It's a gland that's only the size of a walnut. Despite its diminutive size, the prostate is a gland commonly affected by cancer and the risk of prostate malignancy goes up with age. September is Prostate Cancer Awareness Month, a time to increase your understanding of this common cancer that will affect one out of six men at some point in their life. Not only is it the number one cause of cancer in males, it's the second leading cause of prostate cancer death, exceeded only by lung cancer. That's why it's important to be aware of the symptoms of prostate cancer.
Symptoms of Prostate Cancer
As a physician, my job is to help patients reduce their risk of disease by making the appropriate lifestyle changes and getting screening tests when available. I also strive to make them more aware of their bodies so they can recognize symptoms of prostate cancer and other common health problems. The earlier a cancer is diagnosed, the better the prognosis.
Unfortunately, prostate cancer doesn't always have symptoms in its early stages. This means you can have an early prostate malignancy without being aware of it. In fact, almost half of all men diagnosed with prostate cancer have no symptoms. It's not until the prostate gland starts to enlarge and press on the tissues that surround it that symptoms become noticeable. As prostate cancer grows, it usually causes changes in urinary flow. Some of the most common symptoms are difficulty starting or stopping the flow of urine, the urge to urinate more often, the need to urinate several times at night, a sense of urinary urgency, a weak urine stream, or blood in the urine. Men with a growing prostate malignancy may also have problems with ejaculation or have blood in their semen.
Other Conditions Can Cause Similar Symptoms
Having these symptoms doesn't always mean you have prostate cancer. They can appear with other medical conditions including bladder infections, kidney stones, or BPH, a benign enlargement of the prostate. On the other hand, if you have any of them, see your doctor immediately. As prostate cancer becomes more advanced, symptoms like weight loss, fatigue, back pain, leg pain or weakness, leg swelling, or constipation can appear. These symptoms usually occur after weeks or months of problems with urination. So, changes in urinary flow should raise red flags that motivate you to see your doctor right away.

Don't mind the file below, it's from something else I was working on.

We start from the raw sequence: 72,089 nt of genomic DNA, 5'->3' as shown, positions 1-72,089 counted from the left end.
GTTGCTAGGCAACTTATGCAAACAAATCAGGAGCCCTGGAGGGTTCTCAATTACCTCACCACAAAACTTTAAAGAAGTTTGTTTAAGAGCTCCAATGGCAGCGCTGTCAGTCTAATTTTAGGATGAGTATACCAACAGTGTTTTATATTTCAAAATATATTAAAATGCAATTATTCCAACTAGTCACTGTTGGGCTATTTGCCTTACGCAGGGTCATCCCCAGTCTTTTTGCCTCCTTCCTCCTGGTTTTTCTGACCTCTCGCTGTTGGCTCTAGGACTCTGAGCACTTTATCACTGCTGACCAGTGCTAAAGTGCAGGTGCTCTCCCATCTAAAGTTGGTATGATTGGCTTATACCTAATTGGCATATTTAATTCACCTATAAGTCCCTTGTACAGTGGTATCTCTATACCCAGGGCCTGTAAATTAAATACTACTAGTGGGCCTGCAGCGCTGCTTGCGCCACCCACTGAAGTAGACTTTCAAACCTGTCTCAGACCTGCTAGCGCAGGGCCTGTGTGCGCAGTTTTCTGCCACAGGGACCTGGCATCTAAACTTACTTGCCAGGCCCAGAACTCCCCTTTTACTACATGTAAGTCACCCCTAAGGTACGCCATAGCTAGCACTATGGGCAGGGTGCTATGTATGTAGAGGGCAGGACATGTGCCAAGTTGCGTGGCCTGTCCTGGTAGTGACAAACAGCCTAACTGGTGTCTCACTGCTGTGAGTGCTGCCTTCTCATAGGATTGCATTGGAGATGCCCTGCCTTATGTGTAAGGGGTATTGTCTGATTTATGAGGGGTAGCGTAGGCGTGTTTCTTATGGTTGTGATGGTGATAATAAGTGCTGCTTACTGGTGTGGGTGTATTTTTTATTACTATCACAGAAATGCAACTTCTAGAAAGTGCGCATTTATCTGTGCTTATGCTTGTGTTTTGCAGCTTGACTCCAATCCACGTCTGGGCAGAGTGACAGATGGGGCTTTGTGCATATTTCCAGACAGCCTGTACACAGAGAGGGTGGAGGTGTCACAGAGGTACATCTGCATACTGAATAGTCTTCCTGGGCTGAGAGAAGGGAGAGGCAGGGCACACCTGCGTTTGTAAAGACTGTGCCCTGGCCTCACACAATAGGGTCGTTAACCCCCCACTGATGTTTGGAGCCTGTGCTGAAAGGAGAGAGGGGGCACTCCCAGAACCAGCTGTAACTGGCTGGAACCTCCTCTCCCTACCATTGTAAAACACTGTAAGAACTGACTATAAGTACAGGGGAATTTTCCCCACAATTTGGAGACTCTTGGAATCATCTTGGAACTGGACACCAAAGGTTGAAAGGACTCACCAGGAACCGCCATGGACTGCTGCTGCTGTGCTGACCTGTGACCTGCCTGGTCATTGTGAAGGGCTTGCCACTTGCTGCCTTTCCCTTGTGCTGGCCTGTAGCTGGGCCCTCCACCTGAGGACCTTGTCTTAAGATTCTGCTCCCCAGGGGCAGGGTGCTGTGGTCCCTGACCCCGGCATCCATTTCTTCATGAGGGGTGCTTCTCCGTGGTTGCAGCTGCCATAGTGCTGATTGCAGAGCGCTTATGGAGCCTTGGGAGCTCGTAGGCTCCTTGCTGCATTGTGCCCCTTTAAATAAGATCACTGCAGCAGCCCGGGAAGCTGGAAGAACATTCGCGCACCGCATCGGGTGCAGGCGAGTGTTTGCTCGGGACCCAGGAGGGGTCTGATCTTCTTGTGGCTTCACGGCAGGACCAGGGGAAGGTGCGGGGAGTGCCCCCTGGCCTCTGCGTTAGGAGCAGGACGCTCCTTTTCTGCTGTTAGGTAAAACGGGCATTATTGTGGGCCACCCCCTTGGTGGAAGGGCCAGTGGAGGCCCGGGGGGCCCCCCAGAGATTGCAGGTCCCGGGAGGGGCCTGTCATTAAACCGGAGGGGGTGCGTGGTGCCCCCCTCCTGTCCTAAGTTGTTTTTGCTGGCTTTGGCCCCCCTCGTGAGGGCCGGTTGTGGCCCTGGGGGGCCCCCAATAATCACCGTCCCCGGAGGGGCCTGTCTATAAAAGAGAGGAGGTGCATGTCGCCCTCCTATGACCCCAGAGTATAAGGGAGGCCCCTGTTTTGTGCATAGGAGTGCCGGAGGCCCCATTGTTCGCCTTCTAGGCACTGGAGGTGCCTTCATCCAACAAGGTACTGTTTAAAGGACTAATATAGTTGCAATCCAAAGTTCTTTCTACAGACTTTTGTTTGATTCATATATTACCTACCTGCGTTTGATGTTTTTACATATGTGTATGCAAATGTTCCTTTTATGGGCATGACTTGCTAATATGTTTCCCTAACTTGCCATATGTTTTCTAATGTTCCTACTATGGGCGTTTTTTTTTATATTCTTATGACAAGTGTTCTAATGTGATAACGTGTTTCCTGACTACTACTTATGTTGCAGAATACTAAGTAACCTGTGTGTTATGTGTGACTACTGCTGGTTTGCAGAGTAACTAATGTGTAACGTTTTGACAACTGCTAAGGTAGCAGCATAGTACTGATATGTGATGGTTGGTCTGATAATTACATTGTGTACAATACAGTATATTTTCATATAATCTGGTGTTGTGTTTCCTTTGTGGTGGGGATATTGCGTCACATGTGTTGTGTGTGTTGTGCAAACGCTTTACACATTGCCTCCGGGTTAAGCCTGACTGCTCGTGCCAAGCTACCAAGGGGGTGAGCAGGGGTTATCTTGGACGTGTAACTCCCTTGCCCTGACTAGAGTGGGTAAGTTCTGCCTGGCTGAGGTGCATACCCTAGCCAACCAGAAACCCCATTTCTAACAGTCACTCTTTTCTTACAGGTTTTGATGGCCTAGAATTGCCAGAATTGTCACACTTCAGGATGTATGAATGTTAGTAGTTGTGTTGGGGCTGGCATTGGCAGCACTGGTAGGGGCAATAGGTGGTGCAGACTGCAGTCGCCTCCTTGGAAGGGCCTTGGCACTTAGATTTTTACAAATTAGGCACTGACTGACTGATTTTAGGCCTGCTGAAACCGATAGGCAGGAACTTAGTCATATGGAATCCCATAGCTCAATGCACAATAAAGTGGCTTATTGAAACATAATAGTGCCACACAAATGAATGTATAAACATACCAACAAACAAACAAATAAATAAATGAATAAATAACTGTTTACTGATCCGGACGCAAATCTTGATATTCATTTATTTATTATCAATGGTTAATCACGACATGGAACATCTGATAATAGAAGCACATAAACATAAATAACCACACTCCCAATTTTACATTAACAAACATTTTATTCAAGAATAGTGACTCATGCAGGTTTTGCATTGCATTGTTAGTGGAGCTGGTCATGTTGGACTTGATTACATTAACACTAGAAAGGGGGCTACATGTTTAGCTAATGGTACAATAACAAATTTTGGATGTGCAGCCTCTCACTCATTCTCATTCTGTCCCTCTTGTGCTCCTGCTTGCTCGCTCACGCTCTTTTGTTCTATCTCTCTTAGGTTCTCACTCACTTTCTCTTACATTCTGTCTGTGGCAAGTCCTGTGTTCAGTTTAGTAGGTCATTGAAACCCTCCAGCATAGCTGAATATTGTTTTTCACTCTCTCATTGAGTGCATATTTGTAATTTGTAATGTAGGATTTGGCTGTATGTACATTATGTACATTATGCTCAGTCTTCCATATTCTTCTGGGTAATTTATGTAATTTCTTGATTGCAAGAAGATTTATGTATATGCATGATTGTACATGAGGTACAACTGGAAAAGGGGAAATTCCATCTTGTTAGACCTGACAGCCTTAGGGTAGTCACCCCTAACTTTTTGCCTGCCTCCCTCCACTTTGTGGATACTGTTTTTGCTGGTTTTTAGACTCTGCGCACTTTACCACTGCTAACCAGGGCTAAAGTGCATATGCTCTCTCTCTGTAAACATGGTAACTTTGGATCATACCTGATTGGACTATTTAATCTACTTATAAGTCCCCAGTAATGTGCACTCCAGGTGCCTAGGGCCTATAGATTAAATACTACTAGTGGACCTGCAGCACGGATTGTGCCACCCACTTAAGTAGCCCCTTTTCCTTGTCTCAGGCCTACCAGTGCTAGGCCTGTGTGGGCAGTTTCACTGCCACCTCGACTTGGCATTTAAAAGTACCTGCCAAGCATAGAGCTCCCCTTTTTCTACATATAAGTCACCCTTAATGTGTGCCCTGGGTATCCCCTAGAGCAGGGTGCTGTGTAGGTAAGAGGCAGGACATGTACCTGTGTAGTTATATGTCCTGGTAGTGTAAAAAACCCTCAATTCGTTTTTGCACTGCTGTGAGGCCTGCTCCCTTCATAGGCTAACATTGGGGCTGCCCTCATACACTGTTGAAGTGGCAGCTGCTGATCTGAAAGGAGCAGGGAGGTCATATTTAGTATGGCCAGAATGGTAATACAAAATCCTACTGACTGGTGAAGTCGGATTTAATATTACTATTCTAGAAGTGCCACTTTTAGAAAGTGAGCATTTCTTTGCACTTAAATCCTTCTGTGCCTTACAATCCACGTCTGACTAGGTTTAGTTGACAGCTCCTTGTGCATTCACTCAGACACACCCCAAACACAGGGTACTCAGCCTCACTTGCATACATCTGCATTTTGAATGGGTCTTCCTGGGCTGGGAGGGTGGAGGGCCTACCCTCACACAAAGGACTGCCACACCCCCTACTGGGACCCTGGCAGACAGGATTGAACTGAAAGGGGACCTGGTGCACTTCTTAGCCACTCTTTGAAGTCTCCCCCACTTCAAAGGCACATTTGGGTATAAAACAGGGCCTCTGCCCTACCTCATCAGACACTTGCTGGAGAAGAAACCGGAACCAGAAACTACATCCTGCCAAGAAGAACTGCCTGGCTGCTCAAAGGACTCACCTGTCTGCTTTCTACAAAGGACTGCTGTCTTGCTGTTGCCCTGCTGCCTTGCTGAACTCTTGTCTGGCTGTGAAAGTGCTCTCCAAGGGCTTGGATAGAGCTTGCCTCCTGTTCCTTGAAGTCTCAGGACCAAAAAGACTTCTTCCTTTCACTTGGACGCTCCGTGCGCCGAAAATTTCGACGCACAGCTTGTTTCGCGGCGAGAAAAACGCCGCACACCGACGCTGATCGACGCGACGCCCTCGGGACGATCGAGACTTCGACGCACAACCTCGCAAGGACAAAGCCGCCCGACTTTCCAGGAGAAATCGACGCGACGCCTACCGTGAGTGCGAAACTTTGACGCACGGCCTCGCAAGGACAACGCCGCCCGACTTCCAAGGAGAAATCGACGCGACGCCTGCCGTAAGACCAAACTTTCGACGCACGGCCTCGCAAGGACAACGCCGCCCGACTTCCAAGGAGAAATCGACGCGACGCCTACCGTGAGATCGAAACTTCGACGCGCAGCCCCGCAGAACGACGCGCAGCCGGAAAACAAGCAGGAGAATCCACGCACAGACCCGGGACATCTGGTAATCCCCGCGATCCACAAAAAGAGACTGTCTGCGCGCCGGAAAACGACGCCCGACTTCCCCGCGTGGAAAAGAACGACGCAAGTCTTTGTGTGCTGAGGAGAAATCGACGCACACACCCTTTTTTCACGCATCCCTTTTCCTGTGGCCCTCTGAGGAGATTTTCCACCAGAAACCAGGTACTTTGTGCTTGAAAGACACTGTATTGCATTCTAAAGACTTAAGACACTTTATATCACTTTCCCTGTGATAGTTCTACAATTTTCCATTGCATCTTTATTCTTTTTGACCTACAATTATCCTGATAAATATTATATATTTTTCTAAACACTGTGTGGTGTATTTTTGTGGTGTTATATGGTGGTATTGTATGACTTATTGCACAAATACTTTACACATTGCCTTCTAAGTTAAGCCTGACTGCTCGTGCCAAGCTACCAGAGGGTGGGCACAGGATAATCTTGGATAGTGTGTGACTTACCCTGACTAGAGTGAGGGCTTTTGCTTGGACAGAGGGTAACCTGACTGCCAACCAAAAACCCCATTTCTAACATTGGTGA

The Role of Prostate Cancer Screening
The incidence of prostate cancer increases after the age of 50, but can develop earlier in men at higher genetic risk. That's why all men should talk to their doctors about their risk, especially if they have a family history of the disease. There's currently a great deal of controversy about prostate cancer screening. A blood test is available that measures levels of a protein called PSA -- which goes up in prostate cancer -- and is sometimes used as a screening test. The problem is PSA also rises with other conditions, like benign enlargement of the prostate, so it isn't very specific. Doing this test can lead to over-diagnosis of prostate cancer and unnecessary treatments. Some prostate cancers are so slow growing that a man with it will die of other causes before prostate cancer becomes a problem. That's why a growing number of experts recommend against routine prostate cancer screening.
With so much controversy, many physicians no longer recommend screening all men for prostate cancer. That means it's important to be aware of possible prostate cancer symptoms and report them to your doctor. If you're male, and especially if you have a family history of the disease, sit down with your doctor and discuss the pros and cons of prostate cancer screening. Based on your family history and risk for the disease, they may recommend for or against prostate cancer screening.